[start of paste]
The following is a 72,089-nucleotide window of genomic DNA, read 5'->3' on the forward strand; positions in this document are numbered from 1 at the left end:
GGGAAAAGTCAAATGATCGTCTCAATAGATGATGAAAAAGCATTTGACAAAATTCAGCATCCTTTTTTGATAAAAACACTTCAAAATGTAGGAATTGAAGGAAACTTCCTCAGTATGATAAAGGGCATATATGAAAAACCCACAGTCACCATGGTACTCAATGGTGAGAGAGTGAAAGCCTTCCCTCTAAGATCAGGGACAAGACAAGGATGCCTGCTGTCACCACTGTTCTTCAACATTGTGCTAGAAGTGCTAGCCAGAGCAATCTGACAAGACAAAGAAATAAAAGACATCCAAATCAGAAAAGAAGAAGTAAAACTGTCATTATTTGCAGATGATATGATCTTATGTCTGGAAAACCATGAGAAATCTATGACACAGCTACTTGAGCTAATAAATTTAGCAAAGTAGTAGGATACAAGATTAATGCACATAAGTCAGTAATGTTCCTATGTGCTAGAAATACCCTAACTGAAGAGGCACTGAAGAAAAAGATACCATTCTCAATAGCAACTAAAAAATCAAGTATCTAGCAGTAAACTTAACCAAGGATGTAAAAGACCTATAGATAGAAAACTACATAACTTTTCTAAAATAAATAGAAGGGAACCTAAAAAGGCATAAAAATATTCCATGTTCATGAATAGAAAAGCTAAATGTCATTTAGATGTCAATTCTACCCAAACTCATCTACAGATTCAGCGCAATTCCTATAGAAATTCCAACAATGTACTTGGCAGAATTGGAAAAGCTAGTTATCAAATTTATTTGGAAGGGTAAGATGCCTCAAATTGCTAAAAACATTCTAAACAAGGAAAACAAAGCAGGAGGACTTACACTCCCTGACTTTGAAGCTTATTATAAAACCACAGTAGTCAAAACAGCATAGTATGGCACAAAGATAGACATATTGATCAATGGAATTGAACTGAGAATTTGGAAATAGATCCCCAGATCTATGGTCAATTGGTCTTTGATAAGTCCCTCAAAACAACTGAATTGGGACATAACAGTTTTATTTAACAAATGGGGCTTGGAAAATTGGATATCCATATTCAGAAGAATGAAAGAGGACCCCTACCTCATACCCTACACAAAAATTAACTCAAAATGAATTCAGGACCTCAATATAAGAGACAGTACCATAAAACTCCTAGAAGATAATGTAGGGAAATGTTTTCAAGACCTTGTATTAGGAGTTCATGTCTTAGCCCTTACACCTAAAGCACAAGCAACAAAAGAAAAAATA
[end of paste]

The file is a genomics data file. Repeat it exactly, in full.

The following is a 72,089-nucleotide window of genomic DNA, read 5'->3' on the forward strand; positions in this document are numbered from 1 at the left end:
GGGAAAAGTCAAATGATCGTCTCAATAGATGATGAAAAAGCATTTGACAAAATTCAGCATCCTTTTTTGATAAAAACACTTCAAAATGTAGGAATTGAAGGAAACTTCCTCAGTATGATAAAGGGCATATATGAAAAACCCACAGTCACCATGGTACTCAATGGTGAGAGAGTGAAAGCCTTCCCTCTAAGATCAGGGACAAGACAAGGATGCCTGCTGTCACCACTGTTCTTCAACATTGTGCTAGAAGTGCTAGCCAGAGCAATCTGACAAGACAAAGAAATAAAAGACATCCAAATCAGAAAAGAAGAAGTAAAACTGTCATTATTTGCAGATGATATGATCTTATGTCTGGAAAACCATGAGAAATCTATGACACAGCTACTTGAGCTAATAAATTTAGCAAAGTAGTAGGATACAAGATTAATGCACATAAGTCAGTAATGTTCCTATGTGCTAGAAATACCCTAACTGAAGAGGCACTGAAGAAAAAGATACCATTCTCAATAGCAACTAAAAAATCAAGTATCTAGCAGTAAACTTAACCAAGGATGTAAAAGACCTATAGATAGAAAACTACATAACTTTTCTAAAATAAATAGAAGGGAACCTAAAAAGGCATAAAAATATTCCATGTTCATGAATAGAAAAGCTAAATGTCATTTAGATGTCAATTCTACCCAAACTCATCTACAGATTCAGCGCAATTCCTATAGAAATTCCAACAATGTACTTGGCAGAATTGGAAAAGCTAGTTATCAAATTTATTTGGAAGGGTAAGATGCCTCAAATTGCTAAAAACATTCTAAACAAGGAAAACAAAGCAGGAGGACTTACACTCCCTGACTTTGAAGCTTATTATAAAACCACAGTAGTCAAAACAGCATAGTATGGCACAAAGATAGACATATTGATCAATGGAATTGAACTGAGAATTTGGAAATAGATCCCCAGATCTATGGTCAATTGGTCTTTGATAAGTCCCTCAAAACAACTGAATTGGGACATAACAGTTTTATTTAACAAATGGGGCTTGGAAAATTGGATATCCATATTCAGAAGAATGAAAGAGGACCCCTACCTCATACCCTACACAAAAATTAACTCAAAATGAATTCAGGACCTCAATATAAGAGACAGTACCATAAAACTCCTAGAAGATAATGTAGGGAAATGTTTTCAAGACCTTGTATTAGGAGTTCATGTCTTAGCCCTTACACCTAAAGCACAAGCAACAAAAGAAAAAATA